Can pretending to ride the subway, leaning into the turns and toppling fellow passengers, relieve stress?
Apparently, if the conductor is a certified laughter leader and the strap-hangers are willing to force a few laughs.
"Let's do subway! Lean to the right, to the left!" barked Jolene Nevers, above a chorus of loud but faked ha-has that morphed into a real giggle here, a bona fide titter there.
"You end up actually laughing," said Karissa Covelli, 19, who joined a group of eight men and women for a laugh-therapy session at the University of Connecticut's Health Education Center last week. The 20-minute session dissolved the day's frustrations and a crabby mood, Covelli said. "I feel a lot better now."
"Laughter clubs are a form of structured play," said Nevers, a university health-education coordinator, and a laughter leader certified by World Laughter Tour Inc., which provides training and support for those seeking mirth. Nevers learned about the laughter-therapy movement at an American College Health Association conference two years ago.
"As adults, we have to work fun and play into our lives," said Nevers, flushed and thirsty after 20 minutes of directing a half-dozen exercises, including pretend rides on a subway and a roller coaster.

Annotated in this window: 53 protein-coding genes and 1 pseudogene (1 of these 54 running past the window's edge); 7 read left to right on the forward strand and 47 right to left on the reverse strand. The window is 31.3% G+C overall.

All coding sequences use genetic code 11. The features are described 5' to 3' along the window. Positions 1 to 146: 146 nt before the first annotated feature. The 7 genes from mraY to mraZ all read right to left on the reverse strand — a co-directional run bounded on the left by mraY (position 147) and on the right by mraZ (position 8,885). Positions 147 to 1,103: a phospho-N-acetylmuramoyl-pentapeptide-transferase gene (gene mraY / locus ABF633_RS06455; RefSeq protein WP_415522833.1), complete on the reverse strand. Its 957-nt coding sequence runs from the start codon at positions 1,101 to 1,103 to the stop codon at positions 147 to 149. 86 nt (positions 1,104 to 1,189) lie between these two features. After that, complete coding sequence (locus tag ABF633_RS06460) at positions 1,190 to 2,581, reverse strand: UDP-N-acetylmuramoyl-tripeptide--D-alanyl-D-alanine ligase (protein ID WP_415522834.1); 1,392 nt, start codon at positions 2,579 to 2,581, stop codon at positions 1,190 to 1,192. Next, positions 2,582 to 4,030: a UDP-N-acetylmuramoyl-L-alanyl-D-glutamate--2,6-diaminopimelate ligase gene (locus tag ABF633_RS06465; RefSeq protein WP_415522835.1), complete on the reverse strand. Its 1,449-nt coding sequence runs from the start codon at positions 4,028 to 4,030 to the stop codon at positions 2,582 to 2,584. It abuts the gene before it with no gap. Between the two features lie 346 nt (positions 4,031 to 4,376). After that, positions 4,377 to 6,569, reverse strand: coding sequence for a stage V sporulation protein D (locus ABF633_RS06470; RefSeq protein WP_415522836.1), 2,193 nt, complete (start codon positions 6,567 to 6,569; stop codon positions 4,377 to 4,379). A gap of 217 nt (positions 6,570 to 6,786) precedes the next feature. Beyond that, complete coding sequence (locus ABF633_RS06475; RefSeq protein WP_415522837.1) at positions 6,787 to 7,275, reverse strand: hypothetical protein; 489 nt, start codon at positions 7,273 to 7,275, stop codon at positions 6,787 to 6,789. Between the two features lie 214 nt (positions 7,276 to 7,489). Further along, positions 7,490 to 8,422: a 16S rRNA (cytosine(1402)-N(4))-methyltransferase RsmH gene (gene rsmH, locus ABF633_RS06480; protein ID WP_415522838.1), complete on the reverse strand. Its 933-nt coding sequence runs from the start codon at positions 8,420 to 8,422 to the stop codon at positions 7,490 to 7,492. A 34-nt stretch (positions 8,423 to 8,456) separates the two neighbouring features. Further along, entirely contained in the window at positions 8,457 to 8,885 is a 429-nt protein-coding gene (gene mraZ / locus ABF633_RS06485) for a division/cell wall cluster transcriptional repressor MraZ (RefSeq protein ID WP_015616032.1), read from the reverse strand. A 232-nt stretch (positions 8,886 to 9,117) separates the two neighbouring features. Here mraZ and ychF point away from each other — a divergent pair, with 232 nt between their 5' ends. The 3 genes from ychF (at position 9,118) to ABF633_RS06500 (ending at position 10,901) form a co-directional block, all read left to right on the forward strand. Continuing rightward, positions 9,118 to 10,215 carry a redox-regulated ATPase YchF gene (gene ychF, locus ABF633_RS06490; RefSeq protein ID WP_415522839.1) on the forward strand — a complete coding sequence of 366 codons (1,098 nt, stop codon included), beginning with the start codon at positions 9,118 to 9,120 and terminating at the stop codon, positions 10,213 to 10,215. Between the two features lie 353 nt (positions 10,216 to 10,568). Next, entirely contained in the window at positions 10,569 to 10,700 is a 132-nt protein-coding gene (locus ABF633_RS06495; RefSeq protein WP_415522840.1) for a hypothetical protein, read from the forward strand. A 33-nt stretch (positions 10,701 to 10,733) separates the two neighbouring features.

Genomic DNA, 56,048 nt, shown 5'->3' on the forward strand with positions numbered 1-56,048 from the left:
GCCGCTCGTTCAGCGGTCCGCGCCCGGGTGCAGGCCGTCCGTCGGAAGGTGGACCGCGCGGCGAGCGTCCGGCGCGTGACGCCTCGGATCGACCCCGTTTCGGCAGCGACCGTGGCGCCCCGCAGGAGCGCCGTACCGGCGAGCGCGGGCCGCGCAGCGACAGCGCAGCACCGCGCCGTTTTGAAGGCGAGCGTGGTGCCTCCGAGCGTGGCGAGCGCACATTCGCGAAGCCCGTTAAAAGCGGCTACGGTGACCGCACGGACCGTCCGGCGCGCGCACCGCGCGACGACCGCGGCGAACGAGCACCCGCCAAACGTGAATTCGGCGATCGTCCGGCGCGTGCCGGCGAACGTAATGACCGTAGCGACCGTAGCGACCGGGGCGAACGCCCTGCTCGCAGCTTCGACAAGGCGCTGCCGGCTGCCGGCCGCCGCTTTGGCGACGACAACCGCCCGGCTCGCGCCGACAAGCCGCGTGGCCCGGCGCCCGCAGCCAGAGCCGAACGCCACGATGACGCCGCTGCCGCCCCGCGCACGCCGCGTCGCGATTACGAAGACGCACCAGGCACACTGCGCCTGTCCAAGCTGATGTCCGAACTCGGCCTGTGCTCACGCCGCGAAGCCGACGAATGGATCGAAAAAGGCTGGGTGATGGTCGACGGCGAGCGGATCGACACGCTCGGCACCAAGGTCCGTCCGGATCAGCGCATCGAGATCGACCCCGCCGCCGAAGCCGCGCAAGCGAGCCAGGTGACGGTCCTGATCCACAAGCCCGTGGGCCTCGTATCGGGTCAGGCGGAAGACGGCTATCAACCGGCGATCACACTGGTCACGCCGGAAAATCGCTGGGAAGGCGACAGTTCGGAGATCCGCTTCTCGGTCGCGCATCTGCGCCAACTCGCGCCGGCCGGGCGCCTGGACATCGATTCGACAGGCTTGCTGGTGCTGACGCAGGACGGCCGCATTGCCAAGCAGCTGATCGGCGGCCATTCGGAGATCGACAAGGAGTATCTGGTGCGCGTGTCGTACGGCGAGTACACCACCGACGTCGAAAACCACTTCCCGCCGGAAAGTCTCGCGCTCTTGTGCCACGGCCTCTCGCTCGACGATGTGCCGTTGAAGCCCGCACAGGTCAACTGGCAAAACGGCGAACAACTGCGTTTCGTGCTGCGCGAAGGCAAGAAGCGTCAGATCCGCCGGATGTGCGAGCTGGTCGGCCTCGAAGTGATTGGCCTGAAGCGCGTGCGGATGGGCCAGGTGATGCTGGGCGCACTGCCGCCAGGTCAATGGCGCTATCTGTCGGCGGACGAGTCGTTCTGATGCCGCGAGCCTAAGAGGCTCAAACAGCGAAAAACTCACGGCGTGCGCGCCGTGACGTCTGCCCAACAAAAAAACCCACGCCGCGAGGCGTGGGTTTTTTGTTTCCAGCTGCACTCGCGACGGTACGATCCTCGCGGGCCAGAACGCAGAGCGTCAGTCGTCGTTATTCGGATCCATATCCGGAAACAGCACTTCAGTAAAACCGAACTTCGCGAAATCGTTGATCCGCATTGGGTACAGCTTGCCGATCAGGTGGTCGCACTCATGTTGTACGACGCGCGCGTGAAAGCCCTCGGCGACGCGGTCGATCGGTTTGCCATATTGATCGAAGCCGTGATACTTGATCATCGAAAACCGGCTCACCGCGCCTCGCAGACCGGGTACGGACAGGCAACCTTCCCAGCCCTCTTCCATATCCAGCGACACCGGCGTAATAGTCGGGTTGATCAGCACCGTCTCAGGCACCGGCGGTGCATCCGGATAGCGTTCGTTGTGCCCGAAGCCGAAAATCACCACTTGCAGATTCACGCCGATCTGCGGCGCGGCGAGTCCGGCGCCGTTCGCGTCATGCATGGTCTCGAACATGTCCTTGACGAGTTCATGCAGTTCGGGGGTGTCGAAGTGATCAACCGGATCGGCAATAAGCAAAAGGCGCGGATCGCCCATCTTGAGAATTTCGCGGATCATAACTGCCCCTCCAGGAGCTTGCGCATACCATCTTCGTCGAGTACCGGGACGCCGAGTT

Amid a merciless economy that has stripped millions of Americans of their jobs or homes or trapped them in the quicksand of debt, fitting fun into their lives is serious stuff. Laughter, researchers conclude, is nothing to joke about.
Laughter therapy reduced cholesterol and lowered inflammation in a group of diabetics with high blood pressure, according to a study this spring by doctors at Loma Linda University. Their findings jibe with a 2005 study by the University of Maryland's Center for Preventive Cardiology, which found that laughing relieves stress. Stress can damage the endothelium, the protective barrier that lines the blood vessels and lead to the build up of fat and cholesterol, factors in heart attack, said Dr. Michael Miller, the center's director.
"We know that exercising, not smoking and eating foods low in saturated fat will reduce the risk of heart disease," Miller said. "Perhaps regular, hearty laughter should be added to the list."
But does forced laughter, as practiced by laughter-therapy enthusiasts, provide the same benefits as real laughter? According to some studies, the brain doesn't know the difference between the two. Endorphins, the body's happy hormones, are released when we laugh or simulate laughter, according to Charles Schaefer, a psychology professor at Fairleigh Dickinson University in Teaneck, N.J.
Laughter as therapy traces its roots to a 1979 book by Norman Cousins, "Anatomy of an Illness." Cousins, who was suffering from a debilitating form of arthritis, reasoned that if stress worsened illness, laughter could alleviate some of the aches and pains.
In 1995, Dr. Madan Kataria started a laughter club in Mumbai, India, that was loosely based on yoga, laughter and role-playing. Today, there are more than 6,000 clubs in India, many of which meet daily before the work day begins.
Mark Sherry, a Hartford-area business owner with a master's degree in psychology, is a certified laughter yoga leader. Sherry, who received his credentials from Laughter Yoga International, which was founded by Kataria, began leading laughter groups in mid-2008.